It is no accident or coincidence that Muslims commit 91 percent of honor killings worldwide. A manual of Islamic law certified as a reliable guide to Sunni orthodoxy by Al-Azhar University, the most respected authority in Sunni Islam, says that “retaliation is obligatory against anyone who kills a human being purely intentionally and without right.” However, “not subject to retaliation” is “a father or mother (or their fathers or mothers) for killing their offspring, or offspring’s offspring.” (‘Umdat al-Salik o1.1-2). In other words, someone who kills his child incurs no legal penalty under Islamic law.
Syria in 2009 scrapped a law limiting the length of sentences for honor killings, but “the new law says a man can still benefit from extenuating circumstances in crimes of passion or honour ‘provided he serves a prison term of no less than two years in the case of killing.'” And in 2003 the Jordanian Parliament voted down on Islamic grounds a provision designed to stiffen penalties for honor killings. Al-Jazeera reported that “Islamists and conservatives said the laws violated religious traditions and would destroy families and values.”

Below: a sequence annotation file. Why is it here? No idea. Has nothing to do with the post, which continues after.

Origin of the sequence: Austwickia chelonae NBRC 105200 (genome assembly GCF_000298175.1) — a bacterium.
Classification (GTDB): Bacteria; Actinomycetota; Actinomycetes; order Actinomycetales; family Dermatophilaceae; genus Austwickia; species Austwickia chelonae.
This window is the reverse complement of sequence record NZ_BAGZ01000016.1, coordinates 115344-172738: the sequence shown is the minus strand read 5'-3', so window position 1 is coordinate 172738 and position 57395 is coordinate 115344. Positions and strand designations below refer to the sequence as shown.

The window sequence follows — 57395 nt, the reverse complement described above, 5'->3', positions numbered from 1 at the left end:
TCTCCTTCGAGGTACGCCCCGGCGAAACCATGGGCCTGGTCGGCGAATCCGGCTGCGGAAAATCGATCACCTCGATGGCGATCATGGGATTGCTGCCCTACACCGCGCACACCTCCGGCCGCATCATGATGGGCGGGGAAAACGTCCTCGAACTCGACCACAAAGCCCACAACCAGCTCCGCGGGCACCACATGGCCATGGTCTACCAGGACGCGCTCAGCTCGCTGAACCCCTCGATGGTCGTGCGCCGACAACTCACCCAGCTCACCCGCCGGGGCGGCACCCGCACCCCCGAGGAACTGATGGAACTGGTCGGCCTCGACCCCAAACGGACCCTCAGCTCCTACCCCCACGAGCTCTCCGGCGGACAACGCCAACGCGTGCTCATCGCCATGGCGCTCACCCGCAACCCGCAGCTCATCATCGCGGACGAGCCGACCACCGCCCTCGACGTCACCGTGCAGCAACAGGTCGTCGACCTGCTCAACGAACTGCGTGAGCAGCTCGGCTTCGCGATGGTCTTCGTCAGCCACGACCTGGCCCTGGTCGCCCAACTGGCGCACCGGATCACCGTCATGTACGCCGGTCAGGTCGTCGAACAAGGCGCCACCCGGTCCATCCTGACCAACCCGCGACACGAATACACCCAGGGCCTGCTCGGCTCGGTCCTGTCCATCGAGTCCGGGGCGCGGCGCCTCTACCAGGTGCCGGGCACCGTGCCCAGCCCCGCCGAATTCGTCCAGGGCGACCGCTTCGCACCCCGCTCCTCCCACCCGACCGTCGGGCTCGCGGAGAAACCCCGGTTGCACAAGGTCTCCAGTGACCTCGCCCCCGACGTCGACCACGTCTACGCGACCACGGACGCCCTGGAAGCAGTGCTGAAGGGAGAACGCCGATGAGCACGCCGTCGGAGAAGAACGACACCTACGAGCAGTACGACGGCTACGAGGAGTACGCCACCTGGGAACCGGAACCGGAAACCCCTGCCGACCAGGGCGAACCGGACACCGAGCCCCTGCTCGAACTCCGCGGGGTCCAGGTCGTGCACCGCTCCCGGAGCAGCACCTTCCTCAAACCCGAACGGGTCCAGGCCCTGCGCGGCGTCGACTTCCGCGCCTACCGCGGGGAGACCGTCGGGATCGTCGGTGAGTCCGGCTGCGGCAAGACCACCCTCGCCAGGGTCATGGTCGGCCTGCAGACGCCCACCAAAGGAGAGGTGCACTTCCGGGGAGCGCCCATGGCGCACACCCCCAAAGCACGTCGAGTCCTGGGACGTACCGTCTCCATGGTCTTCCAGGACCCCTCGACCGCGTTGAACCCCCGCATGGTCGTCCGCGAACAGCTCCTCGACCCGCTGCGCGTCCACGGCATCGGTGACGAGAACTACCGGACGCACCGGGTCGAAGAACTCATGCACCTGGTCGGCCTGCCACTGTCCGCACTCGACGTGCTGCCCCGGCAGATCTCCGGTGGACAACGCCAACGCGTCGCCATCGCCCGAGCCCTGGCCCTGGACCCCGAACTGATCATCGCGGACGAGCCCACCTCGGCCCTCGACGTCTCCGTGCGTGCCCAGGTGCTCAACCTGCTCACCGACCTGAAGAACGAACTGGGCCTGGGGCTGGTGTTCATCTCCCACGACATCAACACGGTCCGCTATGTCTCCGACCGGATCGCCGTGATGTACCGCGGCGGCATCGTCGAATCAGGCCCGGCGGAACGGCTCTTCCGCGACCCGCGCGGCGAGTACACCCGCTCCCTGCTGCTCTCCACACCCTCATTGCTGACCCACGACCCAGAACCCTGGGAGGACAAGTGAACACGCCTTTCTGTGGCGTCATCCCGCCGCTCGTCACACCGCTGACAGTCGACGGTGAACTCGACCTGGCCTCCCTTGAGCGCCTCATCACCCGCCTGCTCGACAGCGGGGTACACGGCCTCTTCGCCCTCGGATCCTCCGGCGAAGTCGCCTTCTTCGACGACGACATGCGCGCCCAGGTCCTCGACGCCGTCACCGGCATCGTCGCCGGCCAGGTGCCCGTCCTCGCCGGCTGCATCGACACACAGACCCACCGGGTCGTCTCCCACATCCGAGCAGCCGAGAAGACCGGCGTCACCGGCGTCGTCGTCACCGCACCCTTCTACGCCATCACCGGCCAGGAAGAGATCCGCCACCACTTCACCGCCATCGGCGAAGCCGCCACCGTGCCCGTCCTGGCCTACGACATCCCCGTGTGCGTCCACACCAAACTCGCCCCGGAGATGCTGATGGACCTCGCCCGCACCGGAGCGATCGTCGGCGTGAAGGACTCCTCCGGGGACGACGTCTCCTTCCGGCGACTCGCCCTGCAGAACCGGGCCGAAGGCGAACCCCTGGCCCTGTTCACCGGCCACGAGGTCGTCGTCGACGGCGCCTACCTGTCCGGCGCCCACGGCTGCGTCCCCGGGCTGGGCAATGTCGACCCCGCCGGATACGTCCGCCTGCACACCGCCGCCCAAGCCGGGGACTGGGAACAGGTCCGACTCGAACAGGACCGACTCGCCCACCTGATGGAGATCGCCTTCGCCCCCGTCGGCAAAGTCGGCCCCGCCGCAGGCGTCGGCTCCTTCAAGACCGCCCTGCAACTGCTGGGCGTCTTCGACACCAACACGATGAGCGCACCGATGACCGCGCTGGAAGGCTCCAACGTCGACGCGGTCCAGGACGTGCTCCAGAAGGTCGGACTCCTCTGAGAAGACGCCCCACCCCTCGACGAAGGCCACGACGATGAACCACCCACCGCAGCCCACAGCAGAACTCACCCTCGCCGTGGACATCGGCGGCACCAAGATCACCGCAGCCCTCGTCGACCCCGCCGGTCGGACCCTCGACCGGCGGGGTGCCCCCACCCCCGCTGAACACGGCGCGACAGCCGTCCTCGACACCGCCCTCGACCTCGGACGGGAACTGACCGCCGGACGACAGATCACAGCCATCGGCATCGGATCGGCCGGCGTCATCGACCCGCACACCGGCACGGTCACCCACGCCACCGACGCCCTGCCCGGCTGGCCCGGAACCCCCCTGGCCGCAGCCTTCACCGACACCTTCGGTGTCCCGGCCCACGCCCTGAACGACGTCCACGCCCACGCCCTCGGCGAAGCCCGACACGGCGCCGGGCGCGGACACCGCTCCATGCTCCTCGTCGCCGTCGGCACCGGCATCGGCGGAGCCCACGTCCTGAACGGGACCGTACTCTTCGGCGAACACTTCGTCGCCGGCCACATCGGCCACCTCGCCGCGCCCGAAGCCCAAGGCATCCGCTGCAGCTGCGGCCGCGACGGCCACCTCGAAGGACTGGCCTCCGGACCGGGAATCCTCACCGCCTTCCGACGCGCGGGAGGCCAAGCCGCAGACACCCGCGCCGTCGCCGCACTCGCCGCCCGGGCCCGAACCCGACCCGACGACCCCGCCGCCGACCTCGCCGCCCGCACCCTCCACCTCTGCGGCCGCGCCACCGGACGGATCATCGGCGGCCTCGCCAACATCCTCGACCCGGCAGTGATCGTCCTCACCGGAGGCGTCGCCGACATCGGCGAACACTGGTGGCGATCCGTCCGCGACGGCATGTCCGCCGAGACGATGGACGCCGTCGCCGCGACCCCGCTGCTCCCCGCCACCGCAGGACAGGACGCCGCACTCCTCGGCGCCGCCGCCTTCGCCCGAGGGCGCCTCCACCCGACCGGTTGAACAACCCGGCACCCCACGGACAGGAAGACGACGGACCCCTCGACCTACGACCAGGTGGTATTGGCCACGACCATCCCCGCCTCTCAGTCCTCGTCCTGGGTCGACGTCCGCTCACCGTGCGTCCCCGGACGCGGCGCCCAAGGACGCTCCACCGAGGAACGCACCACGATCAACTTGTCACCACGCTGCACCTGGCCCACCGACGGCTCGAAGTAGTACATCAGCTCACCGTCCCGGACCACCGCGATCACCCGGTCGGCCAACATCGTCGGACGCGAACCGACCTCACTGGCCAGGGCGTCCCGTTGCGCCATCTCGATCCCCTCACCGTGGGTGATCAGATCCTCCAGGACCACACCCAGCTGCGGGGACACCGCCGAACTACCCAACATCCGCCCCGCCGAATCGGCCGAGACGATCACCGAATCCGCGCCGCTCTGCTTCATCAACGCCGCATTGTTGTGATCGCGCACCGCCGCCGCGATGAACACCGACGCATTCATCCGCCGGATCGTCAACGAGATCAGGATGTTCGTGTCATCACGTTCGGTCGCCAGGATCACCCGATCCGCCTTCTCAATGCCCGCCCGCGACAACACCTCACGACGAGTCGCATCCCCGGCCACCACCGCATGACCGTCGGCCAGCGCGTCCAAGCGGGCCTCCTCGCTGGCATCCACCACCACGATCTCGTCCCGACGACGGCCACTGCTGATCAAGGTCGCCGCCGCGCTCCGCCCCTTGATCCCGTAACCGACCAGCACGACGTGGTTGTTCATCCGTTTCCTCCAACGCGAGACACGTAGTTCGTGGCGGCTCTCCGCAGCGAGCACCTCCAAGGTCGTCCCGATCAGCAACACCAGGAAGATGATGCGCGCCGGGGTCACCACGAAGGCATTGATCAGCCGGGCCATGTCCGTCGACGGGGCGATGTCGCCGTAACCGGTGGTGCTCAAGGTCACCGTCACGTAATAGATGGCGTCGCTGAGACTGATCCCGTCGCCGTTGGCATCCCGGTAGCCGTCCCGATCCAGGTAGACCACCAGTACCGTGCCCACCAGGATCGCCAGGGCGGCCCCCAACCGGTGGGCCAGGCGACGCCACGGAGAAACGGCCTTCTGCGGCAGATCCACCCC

Nonetheless, the media drumbeat is constant: honor killings have nothing to do with Islam. And as long as that continues, we will see more and more murders like this one.
“Jordan: Man cuts sister throat to cleanse family honour,” from ANSAmed, November 16 (thanks to Insubria):
(ANSAmed) – AMMAN, NOVEMBER 16 – A man from the southern city of Tafilah killed his sister in public by slitting her throat for being involved in a romantic relation, police sources said on Wednesday.
The 18 year old man attacked his sister in the main bus station of the town, before being arrested, said the sources.
Eye witnesses said medics arrived when the girl was making her last breath as investigation continued to determine other culprits in the brutal attack.
The killer told police he wanted to kill his sister to cleanse the family honour after the victim admitted involvement with a man who wanted to marry her, said the police sources.
The death brings number of women killed in the name of honour to nearly 15 since the start of the year, say officials.
The government promised to adopt an iron fist policy with such cases following campaigns from human rights groups.
But activists say strict social habits make it difficult to eradicate such phenomena.
Killers are often handed a sentence between six months to one year for the murder, say activists.
Six months to a year. So you see.